Our objectives for the first day were to install a system for evacuating an unconscious diver and execute a dive to Wakulla Room.  During the dive I would fine tune new equipment and bailout at depth to check RMV under realistic circumstances. It took us more time, effort, concentration, work, etc. to install the system then anticipated, therefore we called the dive. For some unexplainable reason, I felt that I lost an opportunity and was behind schedule.  I felt slightly defeated when I left The Pit.

Three days later, we returned with the goal of perfecting the system and executing the first dive of the project. AGAIN, it took way more time, effort, etc. then planned to rig the lift system, however this time I didn’t call the dive. Why? I even thought about it.

I usually tell my students during their training that if they think about calling a dive, the dive is already called and they simply have to inform their team. I didn’t call the dive because I wanted to dive, because of all the effort I had put in, because I had already “lost” one day there, because other people were there to support my dive, because I wanted to know if everything works so I could make further plans, because I have to get this done, because I need to know if my configuration is better, because, because, because a thousand different reasons of which not one has any value compared to the outcome.

Looking back it is all so obvious and clear.  However, it wasn’t back then, I thought I would be just fine. My Ego needed adjustment and it got it!

We entered the water super late; this threw my focus off target, instead of relaxing and visualizing the dive, I focused on the late start.  I did my bailout exercise and finished my dive running a VPM B algorithm which I padded by about 20 minutes divided on the last stops to account for the pre-dive work as well as the workload and higher breathing rate during my fast exit. When I surfaced felt a slight pain in my left shoulder and the right ankle which I explained by the pre-dive work (lowering the tanks with my left arm), heavy kicking on the way out swimming at 60ft a minute in full gear with bailout tanks and the probability of a very minor Type 1 DCS hit. The pain disappeared in less then 10 minutes and I had no other symptoms.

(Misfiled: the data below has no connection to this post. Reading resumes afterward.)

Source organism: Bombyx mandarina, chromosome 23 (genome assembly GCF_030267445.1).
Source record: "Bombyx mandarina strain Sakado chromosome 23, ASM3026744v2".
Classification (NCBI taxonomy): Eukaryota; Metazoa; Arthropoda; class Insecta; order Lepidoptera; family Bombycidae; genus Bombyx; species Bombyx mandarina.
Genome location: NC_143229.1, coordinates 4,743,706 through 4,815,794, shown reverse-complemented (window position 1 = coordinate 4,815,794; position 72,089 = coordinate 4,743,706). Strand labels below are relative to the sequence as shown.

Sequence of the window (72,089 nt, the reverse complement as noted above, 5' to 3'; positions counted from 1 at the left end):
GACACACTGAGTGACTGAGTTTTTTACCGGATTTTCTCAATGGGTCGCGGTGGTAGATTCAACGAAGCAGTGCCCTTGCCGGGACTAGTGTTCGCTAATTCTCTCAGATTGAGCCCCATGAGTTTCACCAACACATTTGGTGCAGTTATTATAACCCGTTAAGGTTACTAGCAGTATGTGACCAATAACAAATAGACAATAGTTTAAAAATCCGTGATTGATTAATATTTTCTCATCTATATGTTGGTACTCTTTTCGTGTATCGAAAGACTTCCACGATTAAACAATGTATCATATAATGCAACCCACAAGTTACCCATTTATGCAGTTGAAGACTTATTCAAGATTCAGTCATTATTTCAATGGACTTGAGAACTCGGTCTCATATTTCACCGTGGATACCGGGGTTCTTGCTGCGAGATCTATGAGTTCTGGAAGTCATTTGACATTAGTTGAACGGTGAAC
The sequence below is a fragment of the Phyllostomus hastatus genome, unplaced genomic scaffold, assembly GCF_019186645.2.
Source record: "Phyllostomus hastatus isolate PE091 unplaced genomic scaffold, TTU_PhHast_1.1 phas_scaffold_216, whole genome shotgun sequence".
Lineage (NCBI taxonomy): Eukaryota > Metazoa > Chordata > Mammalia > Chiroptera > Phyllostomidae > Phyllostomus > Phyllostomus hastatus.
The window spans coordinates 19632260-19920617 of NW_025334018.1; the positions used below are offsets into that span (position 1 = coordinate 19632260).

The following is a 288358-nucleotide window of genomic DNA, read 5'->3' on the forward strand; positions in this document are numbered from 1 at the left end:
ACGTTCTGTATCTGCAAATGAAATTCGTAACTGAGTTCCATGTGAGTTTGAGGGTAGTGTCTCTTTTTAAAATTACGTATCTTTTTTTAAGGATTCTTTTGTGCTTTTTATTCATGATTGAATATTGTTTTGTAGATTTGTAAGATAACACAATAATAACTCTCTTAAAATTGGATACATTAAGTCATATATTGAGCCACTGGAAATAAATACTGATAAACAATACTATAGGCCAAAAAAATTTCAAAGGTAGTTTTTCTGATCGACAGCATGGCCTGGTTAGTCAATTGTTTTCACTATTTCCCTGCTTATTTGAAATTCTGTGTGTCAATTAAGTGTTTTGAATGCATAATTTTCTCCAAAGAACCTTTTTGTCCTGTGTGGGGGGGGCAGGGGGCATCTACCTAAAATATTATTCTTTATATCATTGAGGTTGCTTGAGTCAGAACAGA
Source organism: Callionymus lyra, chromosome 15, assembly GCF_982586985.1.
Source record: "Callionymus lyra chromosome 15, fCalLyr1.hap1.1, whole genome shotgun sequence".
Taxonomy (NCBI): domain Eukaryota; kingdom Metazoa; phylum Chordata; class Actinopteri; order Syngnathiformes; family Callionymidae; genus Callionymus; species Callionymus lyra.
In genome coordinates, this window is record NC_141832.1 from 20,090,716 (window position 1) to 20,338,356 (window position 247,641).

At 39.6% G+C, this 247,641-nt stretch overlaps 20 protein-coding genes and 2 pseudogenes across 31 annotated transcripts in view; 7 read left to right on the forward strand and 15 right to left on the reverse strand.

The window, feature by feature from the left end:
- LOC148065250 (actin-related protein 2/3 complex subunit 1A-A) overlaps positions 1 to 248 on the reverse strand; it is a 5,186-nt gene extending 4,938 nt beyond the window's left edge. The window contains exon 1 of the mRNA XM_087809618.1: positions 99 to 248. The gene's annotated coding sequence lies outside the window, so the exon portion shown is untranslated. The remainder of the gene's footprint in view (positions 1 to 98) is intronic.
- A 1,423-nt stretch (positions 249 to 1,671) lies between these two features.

Usually at the end of the dive we rest and eat on the platform, close to the water, for at least 2 hours to give our bodies time to recover before climbing up and evacuating the gear.  However, this time we omitted the rest period because it was getting dark which would have made the drive out more difficult and increased the risk to the vehicles. So, I climbed up and helped the support diver hoist the equipment out as fast as possible.

On the way back to Playa del Carmen, I got a phone call from Alain who happily announced that he had taken the next day off to support us. “Great!” I thought.  Since we had agreed to only dive there with support, every member of our support team is a working dive instructor with very limited time, and with the high season coming in fast, I feared it would be impossible to get enough people together. Maybe that is the reason I felt so pressured to dive.

Back in Playa, we went to Protec to blend for the next day and after a lot of work I finally arrived home at 22:00h. When I cut tables for the following day, I decide to go with the more conservative VPM B/E algorithm.  I took this step to add conservatism in consideration of the pain, all the work and two days of back to back deep diving.  The change to VPM B/E gave me 40 minutes more decompression then the previous dive, Pit Revisited, which had the same profile and longer bottom time.  I considered this more then an ample amount of decompression time.